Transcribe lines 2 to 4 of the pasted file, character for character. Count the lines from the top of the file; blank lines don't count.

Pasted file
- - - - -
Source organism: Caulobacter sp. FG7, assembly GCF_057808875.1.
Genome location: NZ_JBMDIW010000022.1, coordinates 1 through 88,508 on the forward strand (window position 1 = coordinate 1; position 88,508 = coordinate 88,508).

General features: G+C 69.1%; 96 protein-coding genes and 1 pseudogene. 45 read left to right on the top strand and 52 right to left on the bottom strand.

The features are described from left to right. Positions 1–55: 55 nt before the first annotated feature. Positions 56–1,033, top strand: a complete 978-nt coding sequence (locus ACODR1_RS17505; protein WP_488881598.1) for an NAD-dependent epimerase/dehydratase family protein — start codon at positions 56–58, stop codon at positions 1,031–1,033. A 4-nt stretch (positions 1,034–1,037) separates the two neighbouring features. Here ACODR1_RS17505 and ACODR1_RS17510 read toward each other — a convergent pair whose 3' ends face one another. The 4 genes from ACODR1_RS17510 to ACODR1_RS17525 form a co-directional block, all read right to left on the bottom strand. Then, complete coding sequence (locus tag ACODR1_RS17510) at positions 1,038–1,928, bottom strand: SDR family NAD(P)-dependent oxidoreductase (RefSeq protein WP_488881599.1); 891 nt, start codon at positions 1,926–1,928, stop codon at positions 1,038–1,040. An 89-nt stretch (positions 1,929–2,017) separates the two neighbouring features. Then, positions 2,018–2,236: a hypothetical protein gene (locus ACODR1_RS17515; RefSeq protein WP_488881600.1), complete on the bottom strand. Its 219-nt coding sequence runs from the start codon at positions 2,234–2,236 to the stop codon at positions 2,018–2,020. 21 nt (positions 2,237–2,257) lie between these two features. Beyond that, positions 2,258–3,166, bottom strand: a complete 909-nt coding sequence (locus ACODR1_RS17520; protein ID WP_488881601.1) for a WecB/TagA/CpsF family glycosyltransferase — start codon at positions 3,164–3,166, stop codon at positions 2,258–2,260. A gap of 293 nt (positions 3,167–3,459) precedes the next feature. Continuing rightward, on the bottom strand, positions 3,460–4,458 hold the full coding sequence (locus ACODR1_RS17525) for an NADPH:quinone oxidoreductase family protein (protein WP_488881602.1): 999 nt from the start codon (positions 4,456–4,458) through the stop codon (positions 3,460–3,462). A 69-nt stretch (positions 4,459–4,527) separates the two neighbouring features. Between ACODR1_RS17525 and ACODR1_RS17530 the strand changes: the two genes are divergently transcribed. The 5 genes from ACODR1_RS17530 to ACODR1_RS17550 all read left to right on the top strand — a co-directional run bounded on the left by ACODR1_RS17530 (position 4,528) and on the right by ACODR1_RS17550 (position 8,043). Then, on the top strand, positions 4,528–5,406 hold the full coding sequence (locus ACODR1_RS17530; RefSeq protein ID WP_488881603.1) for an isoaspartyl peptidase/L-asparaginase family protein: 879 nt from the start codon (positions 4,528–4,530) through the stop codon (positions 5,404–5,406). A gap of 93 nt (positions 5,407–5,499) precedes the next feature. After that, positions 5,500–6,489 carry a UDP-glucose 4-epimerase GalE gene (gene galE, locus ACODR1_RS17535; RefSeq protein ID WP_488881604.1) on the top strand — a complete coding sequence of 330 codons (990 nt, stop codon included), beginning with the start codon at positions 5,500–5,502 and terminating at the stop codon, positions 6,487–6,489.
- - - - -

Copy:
Genome location: NZ_JBMDIW010000022.1, coordinates 1 through 88,508 on the forward strand (window position 1 = coordinate 1; position 88,508 = coordinate 88,508).

General features: G+C 69.1%; 96 protein-coding genes and 1 pseudogene. 45 read left to right on the top strand and 52 right to left on the bottom strand.

The features are described from left to right. Positions 1–55: 55 nt before the first annotated feature. Positions 56–1,033, top strand: a complete 978-nt coding sequence (locus ACODR1_RS17505; protein WP_488881598.1) for an NAD-dependent epimerase/dehydratase family protein — start codon at positions 56–58, stop codon at positions 1,031–1,033. A 4-nt stretch (positions 1,034–1,037) separates the two neighbouring features. Here ACODR1_RS17505 and ACODR1_RS17510 read toward each other — a convergent pair whose 3' ends face one another. The 4 genes from ACODR1_RS17510 to ACODR1_RS17525 form a co-directional block, all read right to left on the bottom strand. Then, complete coding sequence (locus tag ACODR1_RS17510) at positions 1,038–1,928, bottom strand: SDR family NAD(P)-dependent oxidoreductase (RefSeq protein WP_488881599.1); 891 nt, start codon at positions 1,926–1,928, stop codon at positions 1,038–1,040. An 89-nt stretch (positions 1,929–2,017) separates the two neighbouring features. Then, positions 2,018–2,236: a hypothetical protein gene (locus ACODR1_RS17515; RefSeq protein WP_488881600.1), complete on the bottom strand. Its 219-nt coding sequence runs from the start codon at positions 2,234–2,236 to the stop codon at positions 2,018–2,020. 21 nt (positions 2,237–2,257) lie between these two features. Beyond that, positions 2,258–3,166, bottom strand: a complete 909-nt coding sequence (locus ACODR1_RS17520; protein ID WP_488881601.1) for a WecB/TagA/CpsF family glycosyltransferase — start codon at positions 3,164–3,166, stop codon at positions 2,258–2,260. A gap of 293 nt (positions 3,167–3,459) precedes the next feature. Continuing rightward, on the bottom strand, positions 3,460–4,458 hold the full coding sequence (locus ACODR1_RS17525) for an NADPH:quinone oxidoreductase family protein (protein WP_488881602.1): 999 nt from the start codon (positions 4,456–4,458) through the stop codon (positions 3,460–3,462). A 69-nt stretch (positions 4,459–4,527) separates the two neighbouring features. Between ACODR1_RS17525 and ACODR1_RS17530 the strand changes: the two genes are divergently transcribed. The 5 genes from ACODR1_RS17530 to ACODR1_RS17550 all read left to right on the top strand — a co-directional run bounded on the left by ACODR1_RS17530 (position 4,528) and on the right by ACODR1_RS17550 (position 8,043). Then, on the top strand, positions 4,528–5,406 hold the full coding sequence (locus ACODR1_RS17530; RefSeq protein ID WP_488881603.1) for an isoaspartyl peptidase/L-asparaginase family protein: 879 nt from the start codon (positions 4,528–4,530) through the stop codon (positions 5,404–5,406). A gap of 93 nt (positions 5,407–5,499) precedes the next feature. After that, positions 5,500–6,489 carry a UDP-glucose 4-epimerase GalE gene (gene galE, locus ACODR1_RS17535; RefSeq protein ID WP_488881604.1) on the top strand — a complete coding sequence of 330 codons (990 nt, stop codon included), beginning with the start codon at positions 5,500–5,502 and terminating at the stop codon, positions 6,487–6,489.